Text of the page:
watching, reading, and writing stories

Refurbishing Yourself

For the past 8 weeks my church has been going through a series called Life’s Healing Choices. It’s a step study based on taking an honest look at yourself and seeing what needs to change and how to start that process. And then today, we just started work on refurbishing our kitchen. I can see several similarities about the two processes, so why not write a blog about it?

The Kitchen (Before)

Anyway, before you can do anything, the first step is always realizing there is a problem. For our kitchen it was things like moldy old cork board, a sliding door that was coming out of it’s rail and chipped tile. But for yourself, it could be a whole mess of personal issues. For me I recognized my tenancy to want to be in control and not admit my problems. I tend to listen to other people’s problems and not talk about my own. There’s definitely some pride in there as well.

Our broken door

But that’s just the first step, then I have to realize I can’t fix all of this on my own. For our kitchen, we realized we needed someone else to make new cabinets, take out the old stuff, raise the ceiling, and put in new tile… among other things. And for my own heart, and habits, I needed to realize I couldn’t change myself with my own will power. I can stop a bad habit for a little while, but then I give up. And I can remind myself not to be prideful and then fall right back into pride when I feel like I’m doing it well. What I need is God’s power to help me and His truth to guide me and fill me.

One of the steps in the kitchen process was cleaning out of the stuff in the kitchen: the dishes, storage containers, food, pots, pans, decorations, etc. And one of the important steps in Life’s Healing Choices is making an inventory and actually writing out the hard stuff, like who has hurt you in the past, and how you’ve hurt others, and things you feel guilty for and need to admit. But when you finally finish emptying the kitchen, there’s a big weight removed, and the same thing happens with the inventory.

The cleaned out kitchen

Then when you finally reveal your deepest darkest secrets to God and another person, (tell someone everything that is on your inventory) there is freedom in that. And it’s sort of like how my house looks now. All of the old junk has been ripped out and we’re getting ready to start building it back up again. It may not be easy, and it definitely isn’t pretty, but you can’t get the new kitchen without taking out the old one, and you can’t be the person you want to be without confessing what is wrong with you and admitting it honestly.

Kitchen after Demolition

And then it moves on to the slow change. It doesn’t happen overnight. Just like it will take at least a month to build up our new kitchen, it will take time to change your habits and ways of thinking. One way I’m trying to start that is by meditating on God’s word before I go to sleep. I’d found myself being anxious or restless and not being able to sleep well, so I’m reviewing verses I’m trying to memorize right before I turn off the light.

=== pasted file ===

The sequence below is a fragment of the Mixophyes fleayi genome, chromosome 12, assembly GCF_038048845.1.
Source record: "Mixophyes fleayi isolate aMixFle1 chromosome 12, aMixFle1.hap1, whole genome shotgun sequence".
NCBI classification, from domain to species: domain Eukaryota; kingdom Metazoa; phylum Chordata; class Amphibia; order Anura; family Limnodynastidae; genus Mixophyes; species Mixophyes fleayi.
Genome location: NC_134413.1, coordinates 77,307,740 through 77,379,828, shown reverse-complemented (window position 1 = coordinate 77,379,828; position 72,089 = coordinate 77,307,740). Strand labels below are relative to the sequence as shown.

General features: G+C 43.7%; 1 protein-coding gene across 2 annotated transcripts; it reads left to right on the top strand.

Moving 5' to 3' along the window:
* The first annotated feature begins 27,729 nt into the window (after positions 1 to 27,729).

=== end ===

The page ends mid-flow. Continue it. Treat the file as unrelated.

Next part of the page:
I’m sure that’s not the only change I’ll have to make, but everyone has to start somewhere. So anyway, I hope you enjoyed this post and remember that no one can change on their own. We all need help from each other and from God. And it is a very long process, one that will continue throughout our lives. But in the end, it’ll be worth it.

Some of the guys helping us with the kitchen

Leave a comment »

Writing Tip: Have a Confidant

Girls, Whispering, Best Friends, Young, Teen, Secret

Image Source:

As I’ve continued to write, I’ve found how helpful it can be to have someone I can talk to about what I’m writing. It may just be my personality, but I’ve found that getting another person’s opinion on what I’m writing is very helpful and often times is the spark I need to get excited about writing again. I think that’s why writer circles and workshops exist. Using other’s feedback and questions helps the writing process go much faster, and also makes it more fun.

Not only do I have someone I can talk out my ideas to, but I am also the confidant for another friend who is writing. So if you’re interested in writing I would suggest finding someone who you can talk to about your ideas. It really helps to hear from someone else if what you’re planning makes sense and is interesting, or is boring and full of discrepancies. Because ultimately, you want your writing to be something that someone else will want to read, and if it’s only interesting to you, that purpose will not be achieved.

Here’s a few things I tell my confidant:

-I explain a portion of the plot and ask if it sounds interesting.

-I give a few possible scenarios and ask which one is the best.

-I let her read what I’ve written and see if there are any flaws or plot holes I missed.

-I share my inspirations and ask if they would work with what I’ve already written.

-I ask if what I’m planning for a character to do aligns with their personality.


Here’s a few ways I’ve helped another writer:

-I listen to story ideas, and make suggestions for what a character could do or say in a specific situation.

-I help come up with names for characters or places.

-I’ve read through books or short stories and corrected misspellings and grammar issues.


Here are a few things to keep in mind when picking your confidant:

-Make sure the person is someone you trust

-Make sure the person is honest and won’t just tell you want you want to hear

-Make sure the person is easily available (not someone you never see and rarely talk to)

-Make sure the person wants to and enjoys giving feedback (not everyone wants to be a sounding board)


Good Luck with your writing!

Leave a comment »